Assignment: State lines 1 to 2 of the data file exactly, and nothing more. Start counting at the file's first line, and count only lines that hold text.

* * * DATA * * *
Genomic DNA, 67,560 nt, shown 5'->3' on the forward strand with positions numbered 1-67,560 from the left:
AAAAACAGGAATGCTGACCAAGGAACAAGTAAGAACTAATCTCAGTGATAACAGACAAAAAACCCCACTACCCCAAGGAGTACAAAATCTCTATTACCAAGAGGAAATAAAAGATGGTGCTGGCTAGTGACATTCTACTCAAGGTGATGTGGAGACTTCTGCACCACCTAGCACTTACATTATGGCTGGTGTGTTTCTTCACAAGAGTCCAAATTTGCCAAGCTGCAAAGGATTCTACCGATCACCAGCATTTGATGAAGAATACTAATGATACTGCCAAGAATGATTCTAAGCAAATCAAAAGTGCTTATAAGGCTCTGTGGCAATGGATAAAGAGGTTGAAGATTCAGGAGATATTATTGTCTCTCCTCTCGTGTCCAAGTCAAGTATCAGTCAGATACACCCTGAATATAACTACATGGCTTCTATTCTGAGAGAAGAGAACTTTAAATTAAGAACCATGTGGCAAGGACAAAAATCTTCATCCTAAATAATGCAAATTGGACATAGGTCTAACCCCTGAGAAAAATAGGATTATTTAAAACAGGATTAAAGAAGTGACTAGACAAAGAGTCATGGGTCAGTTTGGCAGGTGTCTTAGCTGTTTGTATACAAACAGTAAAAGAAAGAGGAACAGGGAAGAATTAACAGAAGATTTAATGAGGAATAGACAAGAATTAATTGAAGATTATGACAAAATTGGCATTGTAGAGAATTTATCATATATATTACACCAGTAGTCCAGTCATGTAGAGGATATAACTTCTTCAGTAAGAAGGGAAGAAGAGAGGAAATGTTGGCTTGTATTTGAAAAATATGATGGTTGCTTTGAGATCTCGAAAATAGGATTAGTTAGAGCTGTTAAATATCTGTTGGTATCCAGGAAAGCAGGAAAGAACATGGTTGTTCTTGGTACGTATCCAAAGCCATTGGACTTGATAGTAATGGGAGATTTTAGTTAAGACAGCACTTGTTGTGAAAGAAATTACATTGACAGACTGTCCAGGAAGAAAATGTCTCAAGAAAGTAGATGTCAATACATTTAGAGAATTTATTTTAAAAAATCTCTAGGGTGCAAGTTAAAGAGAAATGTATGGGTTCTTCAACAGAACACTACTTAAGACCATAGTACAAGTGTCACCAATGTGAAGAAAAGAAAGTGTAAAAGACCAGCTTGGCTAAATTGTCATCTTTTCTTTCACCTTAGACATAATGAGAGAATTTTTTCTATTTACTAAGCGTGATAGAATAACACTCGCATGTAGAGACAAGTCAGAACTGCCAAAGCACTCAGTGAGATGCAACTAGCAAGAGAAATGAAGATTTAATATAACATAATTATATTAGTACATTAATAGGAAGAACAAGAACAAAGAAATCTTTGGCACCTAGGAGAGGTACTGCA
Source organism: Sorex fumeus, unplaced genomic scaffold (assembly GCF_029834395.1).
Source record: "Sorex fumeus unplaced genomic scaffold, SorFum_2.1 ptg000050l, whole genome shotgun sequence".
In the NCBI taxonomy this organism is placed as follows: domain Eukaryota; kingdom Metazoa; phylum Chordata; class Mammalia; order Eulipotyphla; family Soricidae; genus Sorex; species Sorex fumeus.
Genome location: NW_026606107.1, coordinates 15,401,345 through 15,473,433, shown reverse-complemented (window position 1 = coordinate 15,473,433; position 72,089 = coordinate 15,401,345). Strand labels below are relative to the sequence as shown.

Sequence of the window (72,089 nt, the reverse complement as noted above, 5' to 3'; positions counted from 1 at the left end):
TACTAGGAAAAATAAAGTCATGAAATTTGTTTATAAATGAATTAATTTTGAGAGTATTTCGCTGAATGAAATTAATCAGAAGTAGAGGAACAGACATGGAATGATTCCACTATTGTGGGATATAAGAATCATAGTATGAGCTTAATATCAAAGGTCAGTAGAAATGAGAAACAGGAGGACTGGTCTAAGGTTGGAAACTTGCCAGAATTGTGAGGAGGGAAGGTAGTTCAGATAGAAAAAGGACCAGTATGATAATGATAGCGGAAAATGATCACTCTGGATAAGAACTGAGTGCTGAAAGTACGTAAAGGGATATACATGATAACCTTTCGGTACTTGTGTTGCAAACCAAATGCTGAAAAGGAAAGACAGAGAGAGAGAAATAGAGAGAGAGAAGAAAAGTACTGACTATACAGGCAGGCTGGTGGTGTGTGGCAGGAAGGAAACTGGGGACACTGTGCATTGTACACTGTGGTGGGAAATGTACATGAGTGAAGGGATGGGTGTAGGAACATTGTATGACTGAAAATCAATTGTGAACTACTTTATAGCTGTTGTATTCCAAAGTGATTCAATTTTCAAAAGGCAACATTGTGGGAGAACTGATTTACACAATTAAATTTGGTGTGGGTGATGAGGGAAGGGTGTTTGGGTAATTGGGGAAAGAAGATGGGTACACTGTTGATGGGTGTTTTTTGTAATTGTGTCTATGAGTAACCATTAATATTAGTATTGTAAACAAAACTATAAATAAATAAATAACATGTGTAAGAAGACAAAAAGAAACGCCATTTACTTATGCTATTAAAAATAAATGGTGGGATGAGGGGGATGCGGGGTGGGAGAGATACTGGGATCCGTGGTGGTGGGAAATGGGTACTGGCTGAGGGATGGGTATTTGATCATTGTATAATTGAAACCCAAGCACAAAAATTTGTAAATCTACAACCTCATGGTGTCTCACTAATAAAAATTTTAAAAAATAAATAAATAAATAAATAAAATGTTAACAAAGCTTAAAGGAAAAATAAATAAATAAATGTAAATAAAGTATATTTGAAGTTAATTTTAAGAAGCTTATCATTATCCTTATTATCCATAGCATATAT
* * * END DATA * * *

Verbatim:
Genomic DNA, 67,560 nt, shown 5'->3' on the forward strand with positions numbered 1-67,560 from the left:
AAAAACAGGAATGCTGACCAAGGAACAAGTAAGAACTAATCTCAGTGATAACAGACAAAAAACCCCACTACCCCAAGGAGTACAAAATCTCTATTACCAAGAGGAAATAAAAGATGGTGCTGGCTAGTGACATTCTACTCAAGGTGATGTGGAGACTTCTGCACCACCTAGCACTTACATTATGGCTGGTGTGTTTCTTCACAAGAGTCCAAATTTGCCAAGCTGCAAAGGATTCTACCGATCACCAGCATTTGATGAAGAATACTAATGATACTGCCAAGAATGATTCTAAGCAAATCAAAAGTGCTTATAAGGCTCTGTGGCAATGGATAAAGAGGTTGAAGATTCAGGAGATATTATTGTCTCTCCTCTCGTGTCCAAGTCAAGTATCAGTCAGATACACCCTGAATATAACTACATGGCTTCTATTCTGAGAGAAGAGAACTTTAAATTAAGAACCATGTGGCAAGGACAAAAATCTTCATCCTAAATAATGCAAATTGGACATAGGTCTAACCCCTGAGAAAAATAGGATTATTTAAAACAGGATTAAAGAAGTGACTAGACAAAGAGTCATGGGTCAGTTTGGCAGGTGTCTTAGCTGTTTGTATACAAACAGTAAAAGAAAGAGGAACAGGGAAGAATTAACAGAAGATTTAATGAGGAATAGACAAGAATTAATTGAAGATTATGACAAAATTGGCATTGTAGAGAATTTATCATATATATTACACCAGTAGTCCAGTCATGTAGAGGATATAACTTCTTCAGTAAGAAGGGAAGAAGAGAGGAAATGTTGGCTTGTATTTGAAAAATATGATGGTTGCTTTGAGATCTCGAAAATAGGATTAGTTAGAGCTGTTAAATATCTGTTGGTATCCAGGAAAGCAGGAAAGAACATGGTTGTTCTTGGTACGTATCCAAAGCCATTGGACTTGATAGTAATGGGAGATTTTAGTTAAGACAGCACTTGTTGTGAAAGAAATTACATTGACAGACTGTCCAGGAAGAAAATGTCTCAAGAAAGTAGATGTCAATACATTTAGAGAATTTATTTTAAAAAATCTCTAGGGTGCAAGTTAAAGAGAAATGTATGGGTTCTTCAACAGAACACTACTTAAGACCATAGTACAAGTGTCACCAATGTGAAGAAAAGAAAGTGTAAAAGACCAGCTTGGCTAAATTGTCATCTTTTCTTTCACCTTAGACATAATGAGAGAATTTTTTCTATTTACTAAGCGTGATAGAATAACACTCGCATGTAGAGACAAGTCAGAACTGCCAAAGCACTCAGTGAGATGCAACTAGCAAGAGAAATGAAGATTTAATATAACATAATTATATTAGTACATTAATAGGAAGAACAAGAACAAAGAAATCTTTGGCACCTAGGAGAGGTACTGCA